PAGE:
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A reminder: Next Thursday (July 12th), there will be a Love Letters party at Harpoon. Come see the brewery and talk about advice, books, and beer. Also: If you’re on Nantucket on the 19th … Now it’s time for some holiday updates from former letter writers. The first is from a letter writer who wanted to be less open: You were right about boundaries being flexible. We renegotiated our relationship rules. Now there’s only one: Be exclusive with each other, and if our feelings change, say something. I think that last part is key: people change, then don’t tell each other. Turns out, by the time you had posted my letter, my boyfriend and I had stopped seeing other people. We no longer wanted whatever freedom open relationships allowed us to have, but we wouldn’t talk about it. It’s always so scary, Meredith, to tell someone you want change, especially when you’re asking to change something nice. There’s no way to know if you’re ruining what you have, and no way to un-ask once the words are in the air. I think we have above average communication skills because our weird relationship depended on it, and yet we still couldn’t have this conversation. Instead, we got too drunk at a bar, and realized we were jealous of things the other had no intention of doing. We fought the rest of that night about the way I dance with other men, the drinks he buys for other girls. We fought with each other even though we were on the same side of the argument. That was too bad. But it opened the door to having a real conversation about how things have changed. We haven’t fought since that night. It’s too easy to be happy with him now that we know we just want to be happy with each other. We don’t know what our future selves will want, but we know for sure that people do change, and if we do, we won’t forget to tell each other. Very good. Now an update from a letter writer about a boyfriend’s friend: Hi Meredith, I wrote to you in 2015 about finding out that my boyfriend at the time had been lying to me about his history with his female best friend. Long story short, we split up and thank goodness for that. The longer tale: We split up shortly after I wrote in, after I (yet again) discovered he had lied to me about spending time with “Leah.” He begged his way back and we reunited a month later, and were up and down before finally splitting permanently 18 months later. After reuniting, I discovered that he had exchanged emotionally unfaithful messages with his longer-term ex (different from Leah), and, in at least one case, even asked her if she would ever consider getting back together – all during our relationship. Oh, and he had also been lying about the timeline with Leah. It had continued until the night before he started things with me. Lessons learned: 1. Recognize emotional abuse early. If someone tells you you’re imagining things when your gut is saying something’s wrong, or gets angry at you for expressing discomfort, run. This is called gaslighting! 2. Don’t blame yourself for other people’s shortcomings. My ex thrived on validation from other women, and despite what I told myself for years (and he occasionally told me, too), no level of amazing perfection in me would have changed that. As far as how Love Letters helped: Your advice would have been very helpful if I had been a stronger individual at the time and stood up for myself, and communicated in the way you had suggested. However, partially because of my own shortcomings and partially because at that point I was deep in the gaslighting well of believing I was crazy and undeserving of loyalty, your advice mostly fell on deaf ears. The commenters were quite harsh, but some of that could probably be chalked up to my not having explained how ridiculously he and “Leah” were crossing boundaries in their dynamic (alone and drunk at her apartment, or inviting her on vacations we were planning, or suggesting she take the available bedroom in his houseshare, to name a few!). I deeply appreciate the commenters who read between the lines and believed me, instead of jumping to the “crazy shrew” label. One comment in particular stuck with me as harsh but helpful: “You smelled something fishy because there is something fishy going on. Having said that, you sound very whiny and needy. Work on that.” Snaps to that! Worked on it, grew a lot, and I’m so much happier for it. (And, not that it matters much to this happy ending, but dating has been progressively more delightful as I work on self-love, self-trust, and self-respect.) Snaps to that, indeed. For the record, the commenter who wrote the note that stuck with the letter writer was WINGER7. Thank you, WINGER7. We’ll do more updates tomorrow. In the meantime, send a letter, please. – Meredith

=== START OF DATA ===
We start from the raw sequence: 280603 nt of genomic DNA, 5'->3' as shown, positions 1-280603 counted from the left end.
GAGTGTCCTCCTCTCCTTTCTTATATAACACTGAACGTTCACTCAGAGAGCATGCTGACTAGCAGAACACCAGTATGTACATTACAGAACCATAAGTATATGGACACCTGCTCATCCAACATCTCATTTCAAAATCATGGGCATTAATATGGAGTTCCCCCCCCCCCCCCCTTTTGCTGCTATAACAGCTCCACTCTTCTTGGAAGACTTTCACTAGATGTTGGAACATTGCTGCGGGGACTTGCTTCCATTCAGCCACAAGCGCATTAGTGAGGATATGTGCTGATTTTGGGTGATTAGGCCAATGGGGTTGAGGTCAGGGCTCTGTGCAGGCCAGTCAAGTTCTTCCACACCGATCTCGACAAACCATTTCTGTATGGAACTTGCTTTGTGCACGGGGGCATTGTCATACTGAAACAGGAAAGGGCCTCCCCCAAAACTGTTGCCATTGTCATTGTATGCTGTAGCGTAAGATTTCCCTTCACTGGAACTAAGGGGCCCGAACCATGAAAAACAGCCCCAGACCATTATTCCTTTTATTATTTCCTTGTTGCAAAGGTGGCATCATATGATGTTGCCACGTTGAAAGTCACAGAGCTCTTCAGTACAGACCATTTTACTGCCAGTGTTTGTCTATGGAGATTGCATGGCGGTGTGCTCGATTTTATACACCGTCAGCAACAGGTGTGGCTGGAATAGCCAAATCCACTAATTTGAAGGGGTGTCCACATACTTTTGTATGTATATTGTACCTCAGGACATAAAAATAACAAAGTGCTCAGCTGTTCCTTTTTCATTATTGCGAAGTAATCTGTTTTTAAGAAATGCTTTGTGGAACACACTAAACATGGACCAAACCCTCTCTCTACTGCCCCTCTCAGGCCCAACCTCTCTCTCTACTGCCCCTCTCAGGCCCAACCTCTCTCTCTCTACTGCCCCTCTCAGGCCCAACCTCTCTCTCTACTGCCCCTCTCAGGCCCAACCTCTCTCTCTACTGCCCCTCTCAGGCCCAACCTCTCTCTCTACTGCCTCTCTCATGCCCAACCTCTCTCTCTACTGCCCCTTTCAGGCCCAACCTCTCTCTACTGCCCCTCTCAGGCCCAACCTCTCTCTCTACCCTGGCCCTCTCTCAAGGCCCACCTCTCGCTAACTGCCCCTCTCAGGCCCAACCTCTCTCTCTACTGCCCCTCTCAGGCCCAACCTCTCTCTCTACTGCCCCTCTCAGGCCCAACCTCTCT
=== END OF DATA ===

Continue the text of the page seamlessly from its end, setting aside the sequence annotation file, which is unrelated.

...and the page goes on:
I’m happy for the open relationship couple. Getting drunk, fighting it out, and having great makeup sexu002du002dtried and true communication technique, people.Ellleem
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